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Let cot the original author lose by his imitators.

Praise however hould be due before it is given. The author of Waller's Life ascribes to him the first practice, of what Erythræus and some late critics call Aliteration, of using in the same verse many words beginning with the same letter. But this knack, whatever be its value, was so frequent among our early writers, that Gascoign, a writer of the fixteenth century, warns the young poet against affecting it; and Shakespeare in the Midsummer Night's Dream is supposed to ridicule it.

He borrows too many of his fentiments and illustrations from the old Myp looy, for which it is vain to plead

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the example of the ancient poets : the deities which they introduced so frequently, were considered as realities, fo far as to be received by the imagination, whatever sober reason might even then determine. But of these images time has tarnished the splendor. A fiction, not only detected but despised, can never afford a solid basis to any pofition, though sometimes it may furnish a transient allusion, or slight illustration. No modern monarch can be much exalted by hearing that, as Hercules had had his club, he has his navy.

But of the praise of Waller, though much may be taken away, much will remain; for it cannot be denied that he added something to our elegance of diction,

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and something to our propriety of thought; and to him may be applied what Taffo faid, with equal spirit and justice, of himself and Guarini, when, having perused the Pastor Fido, he cried out, “ If he had not read Aminta, he “ had not excelled it."

AS Waller profeffed himself to have learned the art of versification from Fairfax, it has been thought proper to fubjoin a specimen of his work, which, after Mr. Hoole's translation, will per. haps not be foon reprinted. By knowing the state in which Waller found our

poetry,

121 poetry, the reader may judge how much he improved it.

Erminiaes fteed (this while) his mistresse bore Through forrests thicke among the shadie treene, Her feeble hand the bridle raines forlore, Halfe in a fwoune she was for feare I weene ; But her flit courser spared nere the more, To beare her through the defart woods unseene Of her strong foes, that chas'd her through the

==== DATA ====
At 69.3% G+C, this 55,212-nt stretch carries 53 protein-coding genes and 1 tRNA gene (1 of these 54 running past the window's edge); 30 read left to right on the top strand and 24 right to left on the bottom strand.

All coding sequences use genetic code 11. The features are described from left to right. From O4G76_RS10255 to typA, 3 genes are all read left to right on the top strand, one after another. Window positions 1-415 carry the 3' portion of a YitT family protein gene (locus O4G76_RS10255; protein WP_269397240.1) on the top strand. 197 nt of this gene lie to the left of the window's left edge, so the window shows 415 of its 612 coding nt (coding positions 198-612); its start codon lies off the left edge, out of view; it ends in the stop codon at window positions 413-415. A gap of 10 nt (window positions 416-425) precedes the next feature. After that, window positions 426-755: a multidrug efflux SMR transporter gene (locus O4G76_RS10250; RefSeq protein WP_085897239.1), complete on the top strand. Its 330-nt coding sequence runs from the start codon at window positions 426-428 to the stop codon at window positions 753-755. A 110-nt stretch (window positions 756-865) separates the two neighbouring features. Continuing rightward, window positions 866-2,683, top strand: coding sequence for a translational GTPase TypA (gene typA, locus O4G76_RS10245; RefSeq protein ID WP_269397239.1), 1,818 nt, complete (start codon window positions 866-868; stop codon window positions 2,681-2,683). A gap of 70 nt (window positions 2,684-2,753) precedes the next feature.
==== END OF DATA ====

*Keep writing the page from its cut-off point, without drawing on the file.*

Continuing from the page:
plaine, And still pursu'd, but still pursu'd in vaine.

Like as the wearie hounds at last retire, Windlesse, displeased, from the fruitleise chace, When the slie heast Tapisht in bush and brire, No art nor paines can rowse out of his place :

The Chriftian knights so full of shame and ire. Returned backe, with faint and wearię pace ;

Yet still the fearefull Dame fied, swift as winde, · Nor euer staid, nor euer lookt behinde.

3. Through thicke and thinne, all night, all day,

she driued, Withouten comfort, companie or guide, Her plaints and teares with every thought re

uiued, She heard and saw her greefes, but nought beside. But when the sunne his burning chariot diued In Thetis waue, and wearie teame vatide,

On Jordans fandie banks her course the staid,

At last, there downe the light, and downe the . laid.

4.

Her teares, her drinke; her food, her sorrowings,
This was her diet that vnhappie night:
But sleepe (that sweet repose and quiet brings)
To ease the greefes of discontented wight,
Spred foorth his tender, soft, and nimble wings,
In his dull armes foulding the virgin bright;

And loue, his mother, and the graces kept Strong watch and warde, while this faire Ladie sept.

5. The birds awakte her with their morning song,

Carbling musicke pearst her tender eare,

The

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